Laurence J. N. Cooper, MD, PhD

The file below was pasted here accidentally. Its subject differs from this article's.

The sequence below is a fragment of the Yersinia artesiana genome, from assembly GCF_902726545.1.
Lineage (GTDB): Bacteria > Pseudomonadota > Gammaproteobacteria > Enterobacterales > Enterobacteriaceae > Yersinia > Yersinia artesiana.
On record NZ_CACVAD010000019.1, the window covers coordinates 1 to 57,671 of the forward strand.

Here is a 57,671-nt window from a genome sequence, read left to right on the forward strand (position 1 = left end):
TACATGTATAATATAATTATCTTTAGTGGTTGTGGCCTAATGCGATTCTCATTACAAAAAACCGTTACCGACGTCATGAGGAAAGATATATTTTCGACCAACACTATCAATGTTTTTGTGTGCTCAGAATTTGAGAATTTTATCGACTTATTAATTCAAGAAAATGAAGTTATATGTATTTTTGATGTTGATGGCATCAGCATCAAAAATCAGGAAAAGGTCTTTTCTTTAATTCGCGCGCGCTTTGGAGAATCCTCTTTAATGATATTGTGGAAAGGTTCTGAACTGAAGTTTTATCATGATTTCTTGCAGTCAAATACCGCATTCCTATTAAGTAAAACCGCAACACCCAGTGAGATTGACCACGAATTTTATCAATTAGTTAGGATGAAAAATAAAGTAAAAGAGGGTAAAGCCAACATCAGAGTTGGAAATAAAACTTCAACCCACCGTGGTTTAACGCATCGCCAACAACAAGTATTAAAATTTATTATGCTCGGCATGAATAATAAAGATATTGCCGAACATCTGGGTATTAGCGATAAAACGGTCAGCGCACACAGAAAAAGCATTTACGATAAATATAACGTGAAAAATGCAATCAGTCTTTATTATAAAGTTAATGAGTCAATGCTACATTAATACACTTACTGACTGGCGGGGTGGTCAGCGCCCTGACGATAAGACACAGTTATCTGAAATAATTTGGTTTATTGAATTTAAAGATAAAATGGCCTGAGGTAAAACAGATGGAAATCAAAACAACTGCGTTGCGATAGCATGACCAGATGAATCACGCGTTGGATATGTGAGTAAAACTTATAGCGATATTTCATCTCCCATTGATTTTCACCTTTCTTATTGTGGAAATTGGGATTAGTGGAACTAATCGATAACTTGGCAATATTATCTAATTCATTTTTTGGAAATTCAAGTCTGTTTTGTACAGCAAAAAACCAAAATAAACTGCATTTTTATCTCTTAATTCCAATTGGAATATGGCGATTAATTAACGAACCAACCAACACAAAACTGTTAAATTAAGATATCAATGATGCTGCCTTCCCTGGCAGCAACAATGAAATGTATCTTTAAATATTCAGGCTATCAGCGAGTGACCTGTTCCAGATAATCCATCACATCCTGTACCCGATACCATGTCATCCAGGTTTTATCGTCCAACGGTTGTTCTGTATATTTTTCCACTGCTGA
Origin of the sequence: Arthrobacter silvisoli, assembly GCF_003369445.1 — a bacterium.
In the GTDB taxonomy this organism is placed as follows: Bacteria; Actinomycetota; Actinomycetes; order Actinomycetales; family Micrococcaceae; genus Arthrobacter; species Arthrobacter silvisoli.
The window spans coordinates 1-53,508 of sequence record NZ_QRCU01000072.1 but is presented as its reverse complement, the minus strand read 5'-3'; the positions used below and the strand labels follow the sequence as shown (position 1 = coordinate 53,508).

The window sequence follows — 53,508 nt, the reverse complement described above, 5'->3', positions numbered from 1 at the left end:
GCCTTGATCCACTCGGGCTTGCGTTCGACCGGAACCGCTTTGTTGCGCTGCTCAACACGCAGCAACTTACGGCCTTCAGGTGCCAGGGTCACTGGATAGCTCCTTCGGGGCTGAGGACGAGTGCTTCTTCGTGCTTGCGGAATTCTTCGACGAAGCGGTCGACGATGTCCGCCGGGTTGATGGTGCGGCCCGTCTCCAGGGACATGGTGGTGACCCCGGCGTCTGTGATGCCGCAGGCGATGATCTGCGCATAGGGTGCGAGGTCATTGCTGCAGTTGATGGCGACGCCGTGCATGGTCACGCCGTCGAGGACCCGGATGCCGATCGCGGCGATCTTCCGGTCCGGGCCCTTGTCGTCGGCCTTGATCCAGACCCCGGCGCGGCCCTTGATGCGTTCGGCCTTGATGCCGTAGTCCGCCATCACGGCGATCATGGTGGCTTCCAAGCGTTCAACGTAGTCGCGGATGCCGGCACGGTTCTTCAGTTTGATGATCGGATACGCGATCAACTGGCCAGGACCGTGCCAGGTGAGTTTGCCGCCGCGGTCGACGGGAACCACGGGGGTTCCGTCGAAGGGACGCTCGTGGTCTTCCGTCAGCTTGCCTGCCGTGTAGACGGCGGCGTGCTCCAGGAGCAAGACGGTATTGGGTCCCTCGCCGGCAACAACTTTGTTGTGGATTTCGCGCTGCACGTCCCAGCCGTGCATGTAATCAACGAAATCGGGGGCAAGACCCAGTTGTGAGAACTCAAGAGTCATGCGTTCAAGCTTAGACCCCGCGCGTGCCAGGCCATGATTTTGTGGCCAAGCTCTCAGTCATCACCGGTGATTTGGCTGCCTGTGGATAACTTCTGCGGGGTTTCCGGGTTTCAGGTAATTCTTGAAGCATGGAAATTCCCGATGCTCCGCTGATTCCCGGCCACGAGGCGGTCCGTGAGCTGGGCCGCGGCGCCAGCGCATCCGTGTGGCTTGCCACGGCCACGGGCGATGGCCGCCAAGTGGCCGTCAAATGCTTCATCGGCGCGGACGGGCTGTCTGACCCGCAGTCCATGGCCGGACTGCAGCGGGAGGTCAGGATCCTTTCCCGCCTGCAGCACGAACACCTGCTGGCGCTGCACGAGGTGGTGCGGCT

As a pediatric oncologist trained in hematopoietic stem-cell transplantation (HSCT), I develop and apply investigator-initiated therapies using genetically modified clinical-grade T cells. To augment anti-tumor immunity I have fashioned chimeric antigen receptors (CARs) to redirect the specificity of T cells for desired targets, such as CD19 on malignant B cells, and combined adoptive immunotherapy with immunocytokines to deliver CAR- T cells and cytokine to tumor microenvironments. I have improved the therapeutic potential of genetically modified T cells by engineering CARs to provide a fully-competent activation signal resulting in antigen-dependent cytolysis, cytokine production, and sustained proliferation. To stimulate the recipient’s endogenous immune response, I have introduced desired recombinant antigen into T cells which then function as antigen presenting cells. Platform technologies for ex vivo manufacture and certification of genetically modified clinical-grade T cells have been developed using (i) non-viral gene transfer of DNA plasmids co-expressing CAR, conditional suicide genes for in vivo ablation, and transgenes for non-invasive imaging by positron emission tomography (PET), and (ii) artificial antigen presenting cells prepared from cell banks to numerically expand CAR+ T cells. These technologies are being translated into a series of gene therapy trials supported by PET to assess infused T-cell biodistribution and activation. It is expected that by combining immune-based therapies with gene engineering approaches, we will develop adjuvant technologies for effective and safe treatment of malignancies in conjunction with HSCT in children and adults alike.